So the MONUMENTAL question is, What about all the U.S. Catholics who died before 1966 who had disobeyed the church and ate meat on non-Lenten Fridays without ever confessing this “sin?” Are they still in Hell or did the pope give them a “Get Out of Jail Free” card in 1966 in light of the new policy? Skeptical Catholics should definitely smell a rat with this one.

In contrast, the Bible is pretty clear on this abstention-from-meat business:

“The Spirit clearly says that in later times some will abandon the faith and follow deceiving spirits and things taught by demons. Such teachings come through hypocritical liars, whose consciences have been seared as with a hot iron. They forbid people to marry and order them to abstain from certain foods, which God created to be received with thanksgiving by those who believe and who know the truth. For everything God created is good, and nothing is to be rejected if it is received with thanksgiving, because it is consecrated by the word of God and prayer.” – 1 Timothy 4:1-5.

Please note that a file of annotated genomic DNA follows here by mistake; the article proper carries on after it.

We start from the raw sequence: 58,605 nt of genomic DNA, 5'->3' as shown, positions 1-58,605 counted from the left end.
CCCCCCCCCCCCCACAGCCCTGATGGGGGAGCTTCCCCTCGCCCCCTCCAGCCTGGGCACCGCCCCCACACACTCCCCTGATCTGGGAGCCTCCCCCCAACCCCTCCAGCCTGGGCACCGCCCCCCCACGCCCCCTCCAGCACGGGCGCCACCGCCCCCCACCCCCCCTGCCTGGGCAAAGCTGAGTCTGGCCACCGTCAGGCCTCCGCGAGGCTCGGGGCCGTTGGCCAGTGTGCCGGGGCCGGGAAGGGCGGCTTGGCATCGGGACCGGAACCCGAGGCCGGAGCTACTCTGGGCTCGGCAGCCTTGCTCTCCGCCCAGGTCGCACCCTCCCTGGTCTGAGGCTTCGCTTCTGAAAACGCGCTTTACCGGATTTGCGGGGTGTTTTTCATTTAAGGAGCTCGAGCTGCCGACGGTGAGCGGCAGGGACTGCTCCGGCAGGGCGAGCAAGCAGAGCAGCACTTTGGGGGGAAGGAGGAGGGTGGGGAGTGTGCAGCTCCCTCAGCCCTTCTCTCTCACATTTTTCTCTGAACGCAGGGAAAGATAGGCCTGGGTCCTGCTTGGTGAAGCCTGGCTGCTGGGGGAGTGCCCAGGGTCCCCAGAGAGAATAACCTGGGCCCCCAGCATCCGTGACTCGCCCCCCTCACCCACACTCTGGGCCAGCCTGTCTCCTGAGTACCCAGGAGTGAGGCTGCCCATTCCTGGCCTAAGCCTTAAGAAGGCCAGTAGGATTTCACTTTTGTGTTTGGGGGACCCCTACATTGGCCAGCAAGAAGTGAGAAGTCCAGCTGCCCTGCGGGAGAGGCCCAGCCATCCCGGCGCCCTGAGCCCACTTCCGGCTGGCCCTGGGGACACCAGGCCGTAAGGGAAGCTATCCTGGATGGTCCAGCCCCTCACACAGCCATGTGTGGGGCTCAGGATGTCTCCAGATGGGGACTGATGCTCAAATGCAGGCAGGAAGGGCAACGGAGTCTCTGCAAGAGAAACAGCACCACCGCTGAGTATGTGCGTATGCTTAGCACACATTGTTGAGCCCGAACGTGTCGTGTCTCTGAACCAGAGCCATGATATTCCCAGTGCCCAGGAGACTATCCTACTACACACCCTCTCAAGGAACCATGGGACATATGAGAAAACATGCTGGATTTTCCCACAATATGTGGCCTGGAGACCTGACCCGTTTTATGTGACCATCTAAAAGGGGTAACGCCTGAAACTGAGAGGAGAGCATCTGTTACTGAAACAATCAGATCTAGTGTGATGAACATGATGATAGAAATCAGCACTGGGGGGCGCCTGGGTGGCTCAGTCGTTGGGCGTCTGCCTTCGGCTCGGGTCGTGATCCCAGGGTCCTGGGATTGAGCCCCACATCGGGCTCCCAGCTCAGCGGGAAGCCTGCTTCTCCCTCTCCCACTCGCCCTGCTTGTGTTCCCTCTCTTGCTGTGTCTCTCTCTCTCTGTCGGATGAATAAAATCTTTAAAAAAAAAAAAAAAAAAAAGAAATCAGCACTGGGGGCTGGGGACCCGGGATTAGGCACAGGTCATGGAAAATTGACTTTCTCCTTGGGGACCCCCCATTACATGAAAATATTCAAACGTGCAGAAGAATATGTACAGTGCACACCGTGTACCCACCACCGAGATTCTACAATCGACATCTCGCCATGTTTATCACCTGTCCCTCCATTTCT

So eating meat on Friday is definitely NOT a sin according to the Bible, but the rule to abstain from meat is a man-made commandment subject to whimsical alterations (with *unexplainable complexities) as we saw in 1966. Are we to believe the Bible or the Catholic church?

“But in vain they do worship me, teaching for doctrines the commandments of men.” – Matthew 15:9

Regrettably, Catholics are taught they must merit their salvation by jumping through legalistic religious hoops such as refraining from meat on Lenten Fridays. Praise the Lord for His Word and for His salvation by the grace of God through faith in Jesus Christ ALONE!